“It is always concerning when an organisation like Ngai Tāhu lobbies to ensure a council seeks cultural advice, and then positions itself as the key provider of that advice,” says union spokesman Louis Houlbrooke.
“In other words, the people lobbying for consultation rules are the same ones profiting.”
Houlbrooke disagrees that one organisation should have the sole say on cultural consultancy.
“The council should be seeking to consult as broadly as possible, and that’s doubly true with matters of cultural sensitivity,” he says.
“At the very least, the council should open tender this type of work. Until they do that, it would appear that they’re holding one particular trust in a privileged position, at the ratepayer’s expense.”
In response to this, McMeeking says the iwi’s treaty settlement secures it as an official voice in the region.
“There is only one mana whenua for Christchurch – you can’t give the work to another mana whenua because there isn’t one.”
REPRESENTING COMMUNITY VALUES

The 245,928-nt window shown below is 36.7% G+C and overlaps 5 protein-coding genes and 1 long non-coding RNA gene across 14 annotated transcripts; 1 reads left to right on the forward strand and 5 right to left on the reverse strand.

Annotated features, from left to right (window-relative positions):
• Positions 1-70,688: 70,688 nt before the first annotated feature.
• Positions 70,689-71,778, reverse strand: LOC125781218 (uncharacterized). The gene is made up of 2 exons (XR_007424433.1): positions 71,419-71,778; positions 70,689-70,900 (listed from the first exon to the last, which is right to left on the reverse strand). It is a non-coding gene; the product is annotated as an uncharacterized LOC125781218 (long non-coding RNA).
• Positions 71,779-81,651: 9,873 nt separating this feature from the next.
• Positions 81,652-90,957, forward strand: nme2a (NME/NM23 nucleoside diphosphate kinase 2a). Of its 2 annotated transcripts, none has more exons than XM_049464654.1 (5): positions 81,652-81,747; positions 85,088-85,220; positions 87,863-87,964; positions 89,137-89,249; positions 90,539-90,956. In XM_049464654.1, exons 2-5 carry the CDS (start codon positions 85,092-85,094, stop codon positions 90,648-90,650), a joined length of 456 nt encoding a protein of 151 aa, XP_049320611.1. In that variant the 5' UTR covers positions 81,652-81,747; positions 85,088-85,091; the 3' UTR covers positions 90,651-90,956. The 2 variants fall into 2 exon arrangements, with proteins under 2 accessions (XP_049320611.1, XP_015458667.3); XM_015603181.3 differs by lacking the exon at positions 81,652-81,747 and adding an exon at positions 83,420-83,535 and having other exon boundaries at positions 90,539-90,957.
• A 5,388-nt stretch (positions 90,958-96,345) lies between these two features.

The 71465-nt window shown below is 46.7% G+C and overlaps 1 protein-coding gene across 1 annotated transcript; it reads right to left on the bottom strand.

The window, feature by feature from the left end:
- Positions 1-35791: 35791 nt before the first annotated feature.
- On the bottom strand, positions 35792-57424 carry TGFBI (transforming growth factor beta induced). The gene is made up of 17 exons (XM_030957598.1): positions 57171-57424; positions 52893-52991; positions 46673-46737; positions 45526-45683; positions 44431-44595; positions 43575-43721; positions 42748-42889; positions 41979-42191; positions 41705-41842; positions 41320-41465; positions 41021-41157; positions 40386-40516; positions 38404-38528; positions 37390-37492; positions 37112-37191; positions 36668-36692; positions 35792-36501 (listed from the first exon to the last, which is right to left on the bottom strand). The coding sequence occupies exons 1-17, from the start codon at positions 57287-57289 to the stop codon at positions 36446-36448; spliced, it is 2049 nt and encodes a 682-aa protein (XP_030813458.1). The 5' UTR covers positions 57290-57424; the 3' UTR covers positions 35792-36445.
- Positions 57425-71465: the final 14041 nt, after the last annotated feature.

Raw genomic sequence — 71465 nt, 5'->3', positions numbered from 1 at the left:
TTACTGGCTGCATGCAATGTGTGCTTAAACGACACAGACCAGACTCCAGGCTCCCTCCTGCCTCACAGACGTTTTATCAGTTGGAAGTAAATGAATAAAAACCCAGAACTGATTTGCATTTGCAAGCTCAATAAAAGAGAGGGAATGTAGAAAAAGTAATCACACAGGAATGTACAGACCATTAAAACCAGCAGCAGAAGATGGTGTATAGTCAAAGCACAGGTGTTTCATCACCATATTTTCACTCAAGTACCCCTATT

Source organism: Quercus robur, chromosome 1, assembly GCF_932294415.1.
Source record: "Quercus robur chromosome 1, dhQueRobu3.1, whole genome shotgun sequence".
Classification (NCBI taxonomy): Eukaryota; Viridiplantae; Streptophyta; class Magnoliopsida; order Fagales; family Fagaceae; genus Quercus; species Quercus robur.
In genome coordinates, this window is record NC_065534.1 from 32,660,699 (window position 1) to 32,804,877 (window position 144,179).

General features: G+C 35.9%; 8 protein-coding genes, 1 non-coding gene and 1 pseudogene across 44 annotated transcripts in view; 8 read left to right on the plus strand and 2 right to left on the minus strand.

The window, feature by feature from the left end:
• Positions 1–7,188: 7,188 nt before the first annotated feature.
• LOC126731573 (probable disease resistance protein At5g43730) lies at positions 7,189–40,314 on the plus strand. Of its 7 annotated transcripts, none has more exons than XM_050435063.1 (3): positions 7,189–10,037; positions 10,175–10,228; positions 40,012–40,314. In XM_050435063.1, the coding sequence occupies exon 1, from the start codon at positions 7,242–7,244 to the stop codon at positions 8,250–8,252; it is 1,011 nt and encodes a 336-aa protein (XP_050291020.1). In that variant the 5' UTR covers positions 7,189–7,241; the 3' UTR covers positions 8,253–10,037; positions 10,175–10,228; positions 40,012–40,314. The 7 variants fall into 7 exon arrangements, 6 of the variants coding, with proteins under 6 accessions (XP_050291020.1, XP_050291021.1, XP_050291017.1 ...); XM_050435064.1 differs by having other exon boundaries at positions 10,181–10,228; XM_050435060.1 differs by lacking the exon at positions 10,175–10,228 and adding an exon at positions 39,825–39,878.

The word matapopore means to watch over, cherish or value highly.
The trust operates from a modest office at the Te Wai Pounamu complex in Ferry Rd and is governed by a board of Ngāi Tahu members chaired by Aroha Reriti-Crofts, a kuia, community worker, and former Māori Party parliamentary candidate who did not wish to comment for this story.
Financial returns filed with Charities Services show annual incomes have averaged $640,000.
In mid-2016 the trust gave Ngāi Tūāhuriri $100,000, representing 10 per cent of its anchor project revenue up until then, in line with its mission statement of contributing to the hapu’s charitable work.
The trust appeared to be stung by the naming controversy, but Tikao insists that ratepayers and taxpayers are getting a fair deal.
“Because it’s cultural people think: why should the public have to pay for it?” she says. “We charge market rates. We invoice for our work but we have to work to a budget, it’s really critical that our clients see the value. We work very hard.”
Like McMeeking, Tikao stresses the inclusive nature of the work, saying the trust’s contribution “makes things better for everybody”.
“It’s building a sense of identity for the city, and it’s a real point of difference. The tangible things you see, like artworks, are visible signs of identity. They are there to share with everyone.